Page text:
The Guardian looks at exactly how powerful Twitter is in determining the fate of TV shows:
“Producers watch Twitter as their shows are going out with some trepidation,” says Simon Nelson, a former controller of BBC Vision and now an adviser to a variety of media companies. “The influence of the twittersphere can disproportionately impact on a show, so if there is a torrent of abuse, or the other way around, a torrent of love, that shines a spotlight that is definitely a factor in commissioning meetings.”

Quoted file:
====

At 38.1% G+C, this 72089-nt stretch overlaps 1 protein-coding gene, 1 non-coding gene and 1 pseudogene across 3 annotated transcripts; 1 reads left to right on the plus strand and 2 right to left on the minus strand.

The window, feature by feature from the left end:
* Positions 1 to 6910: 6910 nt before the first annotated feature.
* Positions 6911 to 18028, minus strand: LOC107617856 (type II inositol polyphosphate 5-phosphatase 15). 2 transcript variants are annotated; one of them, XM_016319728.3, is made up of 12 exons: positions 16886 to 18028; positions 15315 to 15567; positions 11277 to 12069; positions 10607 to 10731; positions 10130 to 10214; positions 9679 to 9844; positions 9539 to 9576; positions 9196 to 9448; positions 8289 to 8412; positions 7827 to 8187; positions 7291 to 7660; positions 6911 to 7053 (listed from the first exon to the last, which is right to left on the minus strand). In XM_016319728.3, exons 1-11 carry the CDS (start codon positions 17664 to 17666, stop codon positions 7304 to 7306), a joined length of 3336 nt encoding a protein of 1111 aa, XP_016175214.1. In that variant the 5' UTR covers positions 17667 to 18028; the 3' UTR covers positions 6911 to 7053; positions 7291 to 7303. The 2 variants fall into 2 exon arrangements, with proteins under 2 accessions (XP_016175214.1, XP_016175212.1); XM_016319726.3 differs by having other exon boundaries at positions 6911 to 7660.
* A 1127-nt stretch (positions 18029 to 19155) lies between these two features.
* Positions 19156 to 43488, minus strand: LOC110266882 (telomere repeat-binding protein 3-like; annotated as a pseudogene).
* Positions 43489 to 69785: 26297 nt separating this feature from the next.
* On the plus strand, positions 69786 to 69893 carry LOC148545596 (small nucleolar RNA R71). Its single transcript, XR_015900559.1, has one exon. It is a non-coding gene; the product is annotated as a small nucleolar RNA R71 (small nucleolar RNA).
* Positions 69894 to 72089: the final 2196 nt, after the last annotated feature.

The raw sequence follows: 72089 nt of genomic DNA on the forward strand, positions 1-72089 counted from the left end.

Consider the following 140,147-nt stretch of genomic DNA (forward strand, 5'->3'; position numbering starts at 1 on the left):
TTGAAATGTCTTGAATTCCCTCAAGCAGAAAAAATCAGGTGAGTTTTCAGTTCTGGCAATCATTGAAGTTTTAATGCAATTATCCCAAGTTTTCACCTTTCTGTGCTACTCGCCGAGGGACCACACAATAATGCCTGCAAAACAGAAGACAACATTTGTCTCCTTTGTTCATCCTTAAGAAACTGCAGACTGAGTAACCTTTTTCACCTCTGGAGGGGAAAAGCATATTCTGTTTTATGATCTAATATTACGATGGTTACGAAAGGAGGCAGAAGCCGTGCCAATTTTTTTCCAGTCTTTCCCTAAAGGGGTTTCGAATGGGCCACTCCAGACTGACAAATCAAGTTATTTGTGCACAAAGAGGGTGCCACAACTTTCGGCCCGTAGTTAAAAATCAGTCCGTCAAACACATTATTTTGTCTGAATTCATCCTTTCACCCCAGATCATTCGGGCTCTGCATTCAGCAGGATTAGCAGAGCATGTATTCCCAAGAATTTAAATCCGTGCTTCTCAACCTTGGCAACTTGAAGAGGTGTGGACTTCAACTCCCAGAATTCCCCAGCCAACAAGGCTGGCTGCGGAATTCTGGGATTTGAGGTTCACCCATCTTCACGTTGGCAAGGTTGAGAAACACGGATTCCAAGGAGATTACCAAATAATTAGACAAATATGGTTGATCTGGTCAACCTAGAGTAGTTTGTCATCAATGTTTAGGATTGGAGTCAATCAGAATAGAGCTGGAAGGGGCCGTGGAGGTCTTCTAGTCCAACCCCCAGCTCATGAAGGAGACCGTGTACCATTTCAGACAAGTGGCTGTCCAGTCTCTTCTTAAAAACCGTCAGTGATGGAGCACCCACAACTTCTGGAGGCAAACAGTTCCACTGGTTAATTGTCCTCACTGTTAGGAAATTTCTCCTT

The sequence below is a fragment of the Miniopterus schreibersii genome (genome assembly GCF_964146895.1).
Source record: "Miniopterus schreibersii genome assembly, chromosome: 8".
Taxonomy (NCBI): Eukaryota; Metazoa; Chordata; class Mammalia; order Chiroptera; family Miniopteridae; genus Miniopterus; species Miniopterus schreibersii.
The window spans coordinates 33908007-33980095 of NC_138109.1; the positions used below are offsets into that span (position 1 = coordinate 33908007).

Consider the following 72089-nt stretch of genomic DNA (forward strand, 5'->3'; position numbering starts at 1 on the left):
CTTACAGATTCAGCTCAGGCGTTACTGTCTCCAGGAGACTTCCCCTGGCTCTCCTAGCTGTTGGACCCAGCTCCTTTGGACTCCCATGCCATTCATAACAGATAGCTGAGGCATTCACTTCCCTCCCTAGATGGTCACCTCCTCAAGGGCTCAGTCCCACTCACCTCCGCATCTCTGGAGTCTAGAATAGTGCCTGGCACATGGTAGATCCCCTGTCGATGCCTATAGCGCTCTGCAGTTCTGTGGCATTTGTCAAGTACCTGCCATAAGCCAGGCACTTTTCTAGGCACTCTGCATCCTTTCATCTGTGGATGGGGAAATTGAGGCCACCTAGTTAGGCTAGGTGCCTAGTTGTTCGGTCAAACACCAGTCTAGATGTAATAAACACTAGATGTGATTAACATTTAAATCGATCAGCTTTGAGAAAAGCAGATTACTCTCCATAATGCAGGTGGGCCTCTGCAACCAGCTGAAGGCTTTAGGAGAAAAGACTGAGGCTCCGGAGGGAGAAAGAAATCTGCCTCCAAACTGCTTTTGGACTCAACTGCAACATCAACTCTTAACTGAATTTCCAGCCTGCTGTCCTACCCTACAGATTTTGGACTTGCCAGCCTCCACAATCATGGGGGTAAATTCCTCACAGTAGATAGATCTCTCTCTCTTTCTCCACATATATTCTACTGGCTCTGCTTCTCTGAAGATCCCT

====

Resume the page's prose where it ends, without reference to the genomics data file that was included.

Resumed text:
While Twitter and Facebook are having an impact among those who make and commission programmes, social media is not thought to be changing the way that TV schedules are put together, at least not yet. But it is certainly true that within the world of entertainment programming tweeters and Facebook fans have found a new way to enrich their TV viewing, for instance, by commenting on the latest twist in EastEnders or who is their favourite contestant on The Apprentice. Tens of thousands of people use The Apprentice Predictor with a real-time graph that fluctuates as people register who they think is most likely to win. The X Factor also has a huge social media presence with 2.5m Facebook fans and an average of 250,000 tweets an episode. X Factor recently launched live auditions on Facebook and YouTube.